|Adenostoma fasciculatum Chamise||Greasewood|
|Artemisia californica||Coastal Sagebrush|
|Baccharis spp.||Coyote Brush|
|Chamaecyparis spp.||False Cypress|
|Chrysolepis chrysophylla||Giant Chinquapin|
|Cortaderia jubata||Jubata Grass|
|Cortaderia selloana||Pampas Grass|
|Cytisus scoparius||Scotch Broom|
|Erigonum fasciculatum||California Buckwheat|
|Genista monspessulana||French Broom|
|Notholithocarpus densiflorus||Tan Oak, Tanbark Oak|
|Pennisetum spp.||Fountain Grass|
|Pickeringia montana||Chaparral Pea|
|Quercus spp.||Scrub Oak|
|Salvia mellifera||Black Sage|
|Spartium junceum||Spanish Broom|
|Umbellularia californica||California Bay|
|Vaccinium ovatum||Evergreen Huckleberry|
What should you replace fire-prone plants with?Consider replacing dangerous fire-prone plants with alternatives that have these characteristics and attributes.
However, they must also be maintained to improve ignition resistance. This includes keeping them free of dead material and providing adequate irrigation for exposure and local soil conditions.
With help from FIRE SAFE MARIN, you can download a helpful guide that identifies many attractive replacement recommendations for less flammable landscapes. Just click the button below.
While this list is not comprehensive, it can help you identify many alternatives that can be appropriate for your customers.
Create defensible space around structures by implementing and planting fire-resistant vegetation buffers. The design, location, and frequency of these non-combustible areas can be more important than individual plant selection.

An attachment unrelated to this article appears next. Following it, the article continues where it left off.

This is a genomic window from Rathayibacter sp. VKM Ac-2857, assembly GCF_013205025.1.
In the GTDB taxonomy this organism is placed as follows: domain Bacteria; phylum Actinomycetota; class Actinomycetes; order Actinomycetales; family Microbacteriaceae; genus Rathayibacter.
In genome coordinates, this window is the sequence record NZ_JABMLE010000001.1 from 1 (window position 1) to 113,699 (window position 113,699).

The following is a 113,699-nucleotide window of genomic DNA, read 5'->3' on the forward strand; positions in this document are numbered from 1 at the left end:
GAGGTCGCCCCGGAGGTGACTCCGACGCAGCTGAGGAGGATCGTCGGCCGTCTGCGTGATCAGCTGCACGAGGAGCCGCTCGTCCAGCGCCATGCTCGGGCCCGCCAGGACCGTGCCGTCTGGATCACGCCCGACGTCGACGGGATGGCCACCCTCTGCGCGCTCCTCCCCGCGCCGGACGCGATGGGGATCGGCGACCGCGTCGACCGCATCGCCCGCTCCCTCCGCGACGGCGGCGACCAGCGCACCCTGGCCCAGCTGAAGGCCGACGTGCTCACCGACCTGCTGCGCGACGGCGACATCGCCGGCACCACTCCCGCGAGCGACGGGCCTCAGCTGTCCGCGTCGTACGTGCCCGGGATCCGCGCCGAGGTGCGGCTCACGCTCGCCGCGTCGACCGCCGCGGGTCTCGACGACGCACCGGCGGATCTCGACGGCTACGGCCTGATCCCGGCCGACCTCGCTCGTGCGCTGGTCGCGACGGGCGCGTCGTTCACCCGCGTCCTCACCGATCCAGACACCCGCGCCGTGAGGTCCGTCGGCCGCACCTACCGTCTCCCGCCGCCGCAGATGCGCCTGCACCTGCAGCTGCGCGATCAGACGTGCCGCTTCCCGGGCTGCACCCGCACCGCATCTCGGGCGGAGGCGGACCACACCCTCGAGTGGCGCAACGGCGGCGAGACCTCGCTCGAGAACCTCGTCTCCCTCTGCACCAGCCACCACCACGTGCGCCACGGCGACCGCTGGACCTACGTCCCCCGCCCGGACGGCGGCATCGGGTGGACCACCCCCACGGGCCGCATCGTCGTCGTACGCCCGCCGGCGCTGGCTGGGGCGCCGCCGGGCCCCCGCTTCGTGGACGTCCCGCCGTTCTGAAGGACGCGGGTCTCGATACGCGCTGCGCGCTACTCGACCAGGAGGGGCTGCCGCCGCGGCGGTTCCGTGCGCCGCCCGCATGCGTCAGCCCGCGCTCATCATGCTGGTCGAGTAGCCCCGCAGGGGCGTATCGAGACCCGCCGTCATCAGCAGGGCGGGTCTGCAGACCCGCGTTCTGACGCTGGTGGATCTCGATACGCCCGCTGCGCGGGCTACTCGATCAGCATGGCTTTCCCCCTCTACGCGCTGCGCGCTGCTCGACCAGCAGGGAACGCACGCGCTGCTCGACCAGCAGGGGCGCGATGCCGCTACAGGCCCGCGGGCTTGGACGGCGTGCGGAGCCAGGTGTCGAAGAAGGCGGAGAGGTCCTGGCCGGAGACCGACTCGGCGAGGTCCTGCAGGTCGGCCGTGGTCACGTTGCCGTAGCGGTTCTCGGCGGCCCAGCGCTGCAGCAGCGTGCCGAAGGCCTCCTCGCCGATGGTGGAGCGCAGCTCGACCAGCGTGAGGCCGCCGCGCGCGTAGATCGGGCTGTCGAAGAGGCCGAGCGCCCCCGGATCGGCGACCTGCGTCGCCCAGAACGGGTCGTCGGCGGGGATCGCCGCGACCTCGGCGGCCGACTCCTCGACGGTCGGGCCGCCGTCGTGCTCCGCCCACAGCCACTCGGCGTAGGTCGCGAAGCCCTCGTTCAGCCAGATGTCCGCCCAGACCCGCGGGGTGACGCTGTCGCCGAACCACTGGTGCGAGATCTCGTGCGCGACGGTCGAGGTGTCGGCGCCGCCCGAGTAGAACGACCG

Use non-combustible mulch, gravel, stone, concrete, or other hardscape material in your plan and between planted areas. These areas minimize ignition sources and reduce the opportunity for fire to advance throughout an area.
Integrate generous spacing between plants to reduce fuel concentration and limit fire spread.
Plants + trees need adequate water to survive and thrive. However, once established, many CA native plants need minimal irrigation beyond normal rainfall. With appropriate water to support plant health and growth, you can prevent dead material build-up and reduce fire risk.
Regularly prune and maintain vegetation by removing dead or dry plant material. By limbing-up and removing ladder fuels beneath trees and shrubs, you can also reduce ignition sources.
Ready to replace fire-prone plants for your customers?For over 154 years, we have helped Bay Area Landscape Pros maintain and sustain fire-safe landscapes for their customers by having a large, available inventory of replacement plants + trees in just the right sizes.
If you want to learn more about selecting fire-safe plants for your project, contact any of our Customer Service experts by clicking on the PHONE icon below their name to call. Or click on the ENVELOPE icon below their name to send an email directly to them.
If that’s all too complicated, just reach out at 650.755.2330.
If the fire-safe plants or trees that you want are not on our list, we’ll do all that we can to get you what you want, when you need it.
As both a grower and a plant broker, we’re ready to work with you to provide just the right fire-safe plants and trees that will make your project a success with your clients—including California-native plants.
We can also provide an Estimate for one item or for an entire installation. Just attach your Microsoft Excel .xlsx plant list to our ONLINE ESTIMATE | ORDER FORM.
As Director of Operations, Will Baldocchi focuses on operations management, sales, and how to improve the customer experience at Pacific Nurseries. He also continues a proud family tradition of helping Bay Area Landscape Professionals succeed with high-quality landscape material and great service. Email Will or give him a call at 650.755.2330.